|Type of event|| Public Works
|Town or locality||Mallala|
|Date occurred or began|| April 20, 1917
For many years the population of the Mallala District felt disadvantaged when new rail routes throughout the state were constructed in other areas.
To market their grain the settlers were taking their bagged goods to the coast to be loaded onto the ketches at high tide, or to the Wasleys Station to have it transported by rail.
Another alternative was a long haul, for a three day return trip, with the wagons to Port Adelaide.
There had for some time been much agitation calling for the construction of the narrow gauge line, as there were severe delays as goods negotiated the change of gauge at Hamley Bridge.
Mallala was not alone in calling for this extension, and articles in the Advertiser relate the many calls for action over the preceding decade. Mallala was, however, the focus of the argument to extend the line.
These growing calls caused the establishment of the Narrow Gauge Railway Extension and Break-of- Guage Royal Commission which visited the regions and gathered submissions, which eventually lead to the decision for the railway to proceed.
On Friday 23rd October 1909 the Mallala Railway Extension Committee hosted the visit of a Parliamentary Party to inspect the country which would be served by the extended railway line. The legislators were transported, in eight hired motor cars, from Adelaide to Mallala and throughout the countryside. At the end of the day a banquet was held at the Mallala Institute.
As reported in the Advertiser of 15 February 1910, 'Mallala is the centre of the disturbance, and it is at Mallala the agitators against the continuance of a system which, it is alleged, directly handicaps the producers in the whole of the north country, and those on the cattle stations between Adelaide and Oodnadatta, are making their stand.'
The opening of the railway through Mallala was a milestone in the history of the town as it opened up new avenues for the future of the district. The line to Long Plains was another link in the plan for a railway line from Adelaide to Port Augusta.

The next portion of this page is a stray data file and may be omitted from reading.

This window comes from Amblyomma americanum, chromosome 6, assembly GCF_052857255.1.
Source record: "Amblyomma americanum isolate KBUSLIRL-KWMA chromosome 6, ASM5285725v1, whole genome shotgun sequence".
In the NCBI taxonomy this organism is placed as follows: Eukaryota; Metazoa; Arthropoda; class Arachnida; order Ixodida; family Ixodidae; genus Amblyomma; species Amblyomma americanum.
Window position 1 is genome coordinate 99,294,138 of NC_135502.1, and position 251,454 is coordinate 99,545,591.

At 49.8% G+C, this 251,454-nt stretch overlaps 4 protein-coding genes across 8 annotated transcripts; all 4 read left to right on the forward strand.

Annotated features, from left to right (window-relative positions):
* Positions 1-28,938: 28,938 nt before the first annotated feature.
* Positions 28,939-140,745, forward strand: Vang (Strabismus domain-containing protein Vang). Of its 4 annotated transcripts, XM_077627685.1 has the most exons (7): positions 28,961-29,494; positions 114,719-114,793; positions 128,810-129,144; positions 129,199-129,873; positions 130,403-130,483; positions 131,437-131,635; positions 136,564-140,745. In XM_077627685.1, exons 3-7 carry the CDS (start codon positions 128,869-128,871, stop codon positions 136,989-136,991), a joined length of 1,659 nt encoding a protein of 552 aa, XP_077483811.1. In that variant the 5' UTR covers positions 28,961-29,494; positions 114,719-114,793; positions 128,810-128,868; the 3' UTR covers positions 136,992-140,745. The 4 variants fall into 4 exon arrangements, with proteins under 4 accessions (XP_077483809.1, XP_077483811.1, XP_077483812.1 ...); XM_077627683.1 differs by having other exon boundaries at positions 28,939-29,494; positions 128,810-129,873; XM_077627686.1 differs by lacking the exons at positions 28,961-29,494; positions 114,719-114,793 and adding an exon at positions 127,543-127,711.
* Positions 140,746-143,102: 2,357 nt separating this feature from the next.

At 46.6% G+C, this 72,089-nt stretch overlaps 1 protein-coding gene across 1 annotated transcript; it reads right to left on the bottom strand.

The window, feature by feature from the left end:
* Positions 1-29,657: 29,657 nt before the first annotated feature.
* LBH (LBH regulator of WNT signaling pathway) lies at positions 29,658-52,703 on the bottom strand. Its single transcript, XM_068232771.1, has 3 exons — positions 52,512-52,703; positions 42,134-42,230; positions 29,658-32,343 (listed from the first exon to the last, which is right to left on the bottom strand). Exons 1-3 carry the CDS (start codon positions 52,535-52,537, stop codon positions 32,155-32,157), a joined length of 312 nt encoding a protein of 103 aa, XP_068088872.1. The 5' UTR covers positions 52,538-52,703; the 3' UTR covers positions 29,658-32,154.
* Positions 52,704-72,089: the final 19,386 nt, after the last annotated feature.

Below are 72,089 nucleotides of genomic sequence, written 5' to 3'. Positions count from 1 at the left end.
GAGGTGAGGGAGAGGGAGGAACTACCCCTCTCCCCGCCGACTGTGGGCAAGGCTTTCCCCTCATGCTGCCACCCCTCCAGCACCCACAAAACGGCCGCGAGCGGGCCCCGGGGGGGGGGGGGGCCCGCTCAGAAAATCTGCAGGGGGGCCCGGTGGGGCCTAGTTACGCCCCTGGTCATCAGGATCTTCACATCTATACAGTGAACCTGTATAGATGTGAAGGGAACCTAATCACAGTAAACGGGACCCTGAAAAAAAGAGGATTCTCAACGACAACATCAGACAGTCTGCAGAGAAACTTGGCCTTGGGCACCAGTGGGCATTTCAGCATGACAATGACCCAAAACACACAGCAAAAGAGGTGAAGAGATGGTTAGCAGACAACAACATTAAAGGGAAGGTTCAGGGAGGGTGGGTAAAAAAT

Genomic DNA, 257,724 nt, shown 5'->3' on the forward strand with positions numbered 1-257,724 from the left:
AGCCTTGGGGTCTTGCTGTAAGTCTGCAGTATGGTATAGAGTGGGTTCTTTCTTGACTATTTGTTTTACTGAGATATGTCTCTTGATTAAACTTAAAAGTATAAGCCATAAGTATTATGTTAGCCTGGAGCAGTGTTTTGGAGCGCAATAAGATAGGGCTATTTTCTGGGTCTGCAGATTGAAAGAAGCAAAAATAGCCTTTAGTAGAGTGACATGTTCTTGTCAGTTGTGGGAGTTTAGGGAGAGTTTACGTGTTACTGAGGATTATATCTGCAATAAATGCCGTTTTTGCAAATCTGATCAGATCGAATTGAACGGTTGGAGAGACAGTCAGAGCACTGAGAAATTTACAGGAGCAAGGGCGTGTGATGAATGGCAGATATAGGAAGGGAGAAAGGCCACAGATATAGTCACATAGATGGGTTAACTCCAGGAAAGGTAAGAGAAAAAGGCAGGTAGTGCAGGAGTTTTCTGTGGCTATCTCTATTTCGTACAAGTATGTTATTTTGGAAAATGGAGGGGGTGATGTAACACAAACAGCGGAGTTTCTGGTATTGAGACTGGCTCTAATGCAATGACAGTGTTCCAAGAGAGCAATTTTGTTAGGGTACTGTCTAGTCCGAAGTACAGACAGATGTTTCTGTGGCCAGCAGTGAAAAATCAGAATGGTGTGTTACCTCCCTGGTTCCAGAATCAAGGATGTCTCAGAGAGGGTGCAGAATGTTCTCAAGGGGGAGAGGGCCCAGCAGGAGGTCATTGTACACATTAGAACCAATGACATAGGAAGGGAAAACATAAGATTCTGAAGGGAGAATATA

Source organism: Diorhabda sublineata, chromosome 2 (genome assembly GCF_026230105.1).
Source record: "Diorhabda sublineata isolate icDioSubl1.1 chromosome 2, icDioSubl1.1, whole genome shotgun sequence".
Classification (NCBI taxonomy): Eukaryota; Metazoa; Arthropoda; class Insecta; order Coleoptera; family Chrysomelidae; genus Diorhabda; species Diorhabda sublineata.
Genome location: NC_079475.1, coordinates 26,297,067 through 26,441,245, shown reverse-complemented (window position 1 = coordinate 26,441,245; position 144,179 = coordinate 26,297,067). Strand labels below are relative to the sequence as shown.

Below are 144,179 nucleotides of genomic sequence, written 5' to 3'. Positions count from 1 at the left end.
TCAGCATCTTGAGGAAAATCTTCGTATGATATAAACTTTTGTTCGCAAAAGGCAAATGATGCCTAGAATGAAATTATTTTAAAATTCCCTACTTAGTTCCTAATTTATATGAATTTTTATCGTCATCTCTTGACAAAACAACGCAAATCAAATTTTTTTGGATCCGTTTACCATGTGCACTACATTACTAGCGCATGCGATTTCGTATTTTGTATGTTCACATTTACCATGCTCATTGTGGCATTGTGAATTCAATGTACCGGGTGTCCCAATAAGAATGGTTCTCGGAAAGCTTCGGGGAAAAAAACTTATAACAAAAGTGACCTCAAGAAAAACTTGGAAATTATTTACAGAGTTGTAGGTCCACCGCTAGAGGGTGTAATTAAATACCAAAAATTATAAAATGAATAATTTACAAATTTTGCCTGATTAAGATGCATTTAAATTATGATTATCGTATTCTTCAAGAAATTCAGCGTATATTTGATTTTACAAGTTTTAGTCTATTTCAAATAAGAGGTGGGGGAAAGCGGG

The farmers welcomed the venture and the benefit was twofold. Here would be a cost efficient way to dispose of harvest and the opportunity for some work to help alleviate the financial difficulties that were created during the 1913/1914 drought years.
On 20 April 1917,crowds gathered on station platforms to see the offical train travel from Long Plains to Adelaide. The Governor of South Australia, Sir Henry Galway,declared the line open for rail transportation and waved the signal that the line was clear. The train slowly steamed up to the Long Plains platform and the ribbons of vice regal colours,which were stretched across the track,were snapped by the engine.
This was a great day of formal speeches and celebration and and was marked with numerous festivities for the occasion. At last the first extension of the Adelaide to Salisbury line with 34 miles of broad guage rail terminating at Long Plains was built. Eventually,with further construction,the line would take trains to Port Augusta.The railway was not merely a local concern but was an undertaking of national importance. The special train left at 3:50pm and transported the offical guest and visitors to Adelaide.
The opening of the rail created many opportunities for Mallala and district.
- The Advertiser
- 15 February 1910
- Mallala Museum research notes